From 18–21.10.2016 we went to beautiful Bonaire to discuss the state-of-the-art of Caribbean research on ecosystem dynamics, issues with coastal erosion and the cultural heritage with a very broad group of colleagues from basically all scientific fields. Next to a core group from the Netherlands, many invited speakers gave an overview on their ongoing activities.
The meeting was hosted in the Beach Plaza Resort in Kralendijk, a wonderful place for diving, but also for this conference. The conference was organized by TNO and the Dutch Geological Survey to initiate and establish a sound network of scientists and stakeholder dealing with issues and threats to the Caribbean caused by global change and human impact. The very multidisciplinary character of the conference provided a wonderful, sometimes scary picture on the developments of the precious reefs and marine / terrestrial ecosystems, the long archaeological record of the early Amerindian settlements on the islands and the enormous threat by largely uncontrolled exploration of the coasts. From the Laboratory of Palaeobotany and Palynology groups, Francesca gave a talk on harmful algae blooms. Rike was member of the organization, and Karin joined in as highly motivated (former) MSc student.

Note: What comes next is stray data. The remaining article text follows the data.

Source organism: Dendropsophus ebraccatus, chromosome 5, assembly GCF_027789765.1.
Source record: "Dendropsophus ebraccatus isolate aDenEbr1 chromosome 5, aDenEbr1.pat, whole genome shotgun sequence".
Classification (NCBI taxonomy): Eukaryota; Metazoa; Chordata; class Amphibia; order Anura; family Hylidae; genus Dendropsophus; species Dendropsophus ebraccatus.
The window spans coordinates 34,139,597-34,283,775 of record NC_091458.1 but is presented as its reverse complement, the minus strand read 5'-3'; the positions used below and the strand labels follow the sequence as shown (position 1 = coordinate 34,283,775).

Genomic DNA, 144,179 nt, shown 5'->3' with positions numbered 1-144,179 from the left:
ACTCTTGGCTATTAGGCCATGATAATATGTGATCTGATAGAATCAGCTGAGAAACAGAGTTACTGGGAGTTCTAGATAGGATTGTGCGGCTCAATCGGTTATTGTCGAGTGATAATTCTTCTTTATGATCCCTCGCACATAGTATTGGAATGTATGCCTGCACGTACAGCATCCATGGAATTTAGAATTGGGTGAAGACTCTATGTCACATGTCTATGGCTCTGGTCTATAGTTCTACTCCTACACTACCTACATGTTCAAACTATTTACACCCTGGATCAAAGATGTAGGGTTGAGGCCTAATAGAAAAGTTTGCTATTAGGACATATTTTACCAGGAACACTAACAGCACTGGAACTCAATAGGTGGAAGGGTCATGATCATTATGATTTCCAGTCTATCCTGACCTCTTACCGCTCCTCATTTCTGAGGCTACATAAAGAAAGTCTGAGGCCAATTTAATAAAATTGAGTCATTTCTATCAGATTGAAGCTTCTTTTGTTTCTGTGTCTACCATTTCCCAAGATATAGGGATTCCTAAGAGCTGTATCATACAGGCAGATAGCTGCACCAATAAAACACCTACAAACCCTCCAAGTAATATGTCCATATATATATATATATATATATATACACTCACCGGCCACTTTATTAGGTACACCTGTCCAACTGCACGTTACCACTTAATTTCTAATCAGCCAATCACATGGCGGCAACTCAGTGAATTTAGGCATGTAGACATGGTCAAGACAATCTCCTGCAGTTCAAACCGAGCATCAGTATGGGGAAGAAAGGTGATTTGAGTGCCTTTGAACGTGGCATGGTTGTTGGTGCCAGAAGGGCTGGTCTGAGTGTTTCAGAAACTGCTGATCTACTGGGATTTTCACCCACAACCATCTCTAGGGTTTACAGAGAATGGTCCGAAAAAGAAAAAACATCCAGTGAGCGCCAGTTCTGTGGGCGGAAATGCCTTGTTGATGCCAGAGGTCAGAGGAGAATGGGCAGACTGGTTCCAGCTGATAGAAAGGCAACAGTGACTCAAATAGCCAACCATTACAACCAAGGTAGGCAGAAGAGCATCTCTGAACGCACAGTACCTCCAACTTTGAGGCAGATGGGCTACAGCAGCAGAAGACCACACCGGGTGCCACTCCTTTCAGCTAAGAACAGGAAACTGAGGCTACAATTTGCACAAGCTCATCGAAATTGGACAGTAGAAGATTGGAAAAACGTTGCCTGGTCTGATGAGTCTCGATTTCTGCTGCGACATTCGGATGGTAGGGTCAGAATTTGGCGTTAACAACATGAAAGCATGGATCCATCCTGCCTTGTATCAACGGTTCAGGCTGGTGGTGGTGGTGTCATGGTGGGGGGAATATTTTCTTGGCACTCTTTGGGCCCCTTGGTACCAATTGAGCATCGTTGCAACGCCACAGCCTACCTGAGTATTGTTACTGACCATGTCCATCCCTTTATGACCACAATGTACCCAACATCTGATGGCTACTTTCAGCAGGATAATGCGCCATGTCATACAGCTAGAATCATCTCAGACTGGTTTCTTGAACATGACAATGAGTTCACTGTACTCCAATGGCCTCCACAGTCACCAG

Networking went extremely well during this hot (in terms of air temperature and discussions) and I was very happy to meet our fellow palynology colleagues Ligia Urrego from the National University of Colombia and Gerald Islebe from ECOSUR in Mexico. They are true experts on tropical palaeoecology and had amazing data to show and stories to tell.
Now we are preparing a mission statement on what the community considers prime targets for further research in the Caribbean serving the socio-economical needs of the area.
For details on the conference see: